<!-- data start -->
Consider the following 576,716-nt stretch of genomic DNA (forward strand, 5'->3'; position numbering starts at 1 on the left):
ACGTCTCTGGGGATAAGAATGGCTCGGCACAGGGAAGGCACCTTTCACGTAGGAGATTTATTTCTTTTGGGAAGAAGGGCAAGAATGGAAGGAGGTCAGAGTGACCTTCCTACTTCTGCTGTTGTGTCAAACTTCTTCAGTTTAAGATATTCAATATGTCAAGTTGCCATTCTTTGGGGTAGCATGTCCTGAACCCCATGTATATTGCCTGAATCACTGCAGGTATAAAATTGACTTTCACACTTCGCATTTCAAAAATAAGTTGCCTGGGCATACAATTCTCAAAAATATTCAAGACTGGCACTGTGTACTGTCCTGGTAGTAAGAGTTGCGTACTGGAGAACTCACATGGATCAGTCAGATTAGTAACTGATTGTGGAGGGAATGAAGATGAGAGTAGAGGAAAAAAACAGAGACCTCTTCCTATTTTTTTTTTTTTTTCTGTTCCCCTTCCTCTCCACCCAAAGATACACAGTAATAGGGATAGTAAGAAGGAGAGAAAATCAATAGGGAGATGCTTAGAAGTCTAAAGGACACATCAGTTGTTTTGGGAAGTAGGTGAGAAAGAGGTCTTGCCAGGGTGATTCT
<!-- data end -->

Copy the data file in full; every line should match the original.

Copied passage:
Consider the following 576,716-nt stretch of genomic DNA (forward strand, 5'->3'; position numbering starts at 1 on the left):
ACGTCTCTGGGGATAAGAATGGCTCGGCACAGGGAAGGCACCTTTCACGTAGGAGATTTATTTCTTTTGGGAAGAAGGGCAAGAATGGAAGGAGGTCAGAGTGACCTTCCTACTTCTGCTGTTGTGTCAAACTTCTTCAGTTTAAGATATTCAATATGTCAAGTTGCCATTCTTTGGGGTAGCATGTCCTGAACCCCATGTATATTGCCTGAATCACTGCAGGTATAAAATTGACTTTCACACTTCGCATTTCAAAAATAAGTTGCCTGGGCATACAATTCTCAAAAATATTCAAGACTGGCACTGTGTACTGTCCTGGTAGTAAGAGTTGCGTACTGGAGAACTCACATGGATCAGTCAGATTAGTAACTGATTGTGGAGGGAATGAAGATGAGAGTAGAGGAAAAAAACAGAGACCTCTTCCTATTTTTTTTTTTTTTTCTGTTCCCCTTCCTCTCCACCCAAAGATACACAGTAATAGGGATAGTAAGAAGGAGAGAAAATCAATAGGGAGATGCTTAGAAGTCTAAAGGACACATCAGTTGTTTTGGGAAGTAGGTGAGAAAGAGGTCTTGCCAGGGTGATTCT